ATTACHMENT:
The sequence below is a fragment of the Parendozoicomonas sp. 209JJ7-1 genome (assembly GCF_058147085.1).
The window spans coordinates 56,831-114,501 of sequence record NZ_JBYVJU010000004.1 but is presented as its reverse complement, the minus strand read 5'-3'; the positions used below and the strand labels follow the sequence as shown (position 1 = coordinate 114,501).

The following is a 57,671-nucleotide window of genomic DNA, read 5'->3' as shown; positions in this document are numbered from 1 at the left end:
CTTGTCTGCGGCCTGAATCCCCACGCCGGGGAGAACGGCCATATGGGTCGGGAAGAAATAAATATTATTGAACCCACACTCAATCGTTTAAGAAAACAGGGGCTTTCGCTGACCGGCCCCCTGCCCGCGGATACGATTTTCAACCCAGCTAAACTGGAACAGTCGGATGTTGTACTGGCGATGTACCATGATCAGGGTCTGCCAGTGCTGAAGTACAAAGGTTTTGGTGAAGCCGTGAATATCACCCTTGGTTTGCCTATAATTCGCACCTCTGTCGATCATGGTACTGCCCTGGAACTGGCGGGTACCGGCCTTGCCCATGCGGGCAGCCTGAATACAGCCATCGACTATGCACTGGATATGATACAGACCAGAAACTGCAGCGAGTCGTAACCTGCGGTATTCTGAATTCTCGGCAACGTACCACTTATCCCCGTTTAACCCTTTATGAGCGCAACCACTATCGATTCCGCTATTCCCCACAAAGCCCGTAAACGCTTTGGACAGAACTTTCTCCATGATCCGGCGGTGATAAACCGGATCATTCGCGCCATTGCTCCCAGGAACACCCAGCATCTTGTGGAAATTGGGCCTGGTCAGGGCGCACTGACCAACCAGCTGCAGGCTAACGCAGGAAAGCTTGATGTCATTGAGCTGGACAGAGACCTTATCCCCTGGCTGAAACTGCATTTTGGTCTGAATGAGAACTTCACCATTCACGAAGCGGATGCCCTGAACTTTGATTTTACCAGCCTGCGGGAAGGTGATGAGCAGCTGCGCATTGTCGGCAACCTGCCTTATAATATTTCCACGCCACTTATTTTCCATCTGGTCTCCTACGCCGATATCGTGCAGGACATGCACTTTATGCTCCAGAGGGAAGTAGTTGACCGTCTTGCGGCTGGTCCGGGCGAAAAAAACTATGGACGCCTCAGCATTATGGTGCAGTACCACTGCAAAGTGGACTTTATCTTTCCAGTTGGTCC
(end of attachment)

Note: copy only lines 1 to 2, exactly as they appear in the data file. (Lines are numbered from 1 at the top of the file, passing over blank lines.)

The sequence below is a fragment of the Parendozoicomonas sp. 209JJ7-1 genome (assembly GCF_058147085.1).
The window spans coordinates 56,831-114,501 of sequence record NZ_JBYVJU010000004.1 but is presented as its reverse complement, the minus strand read 5'-3'; the positions used below and the strand labels follow the sequence as shown (position 1 = coordinate 114,501).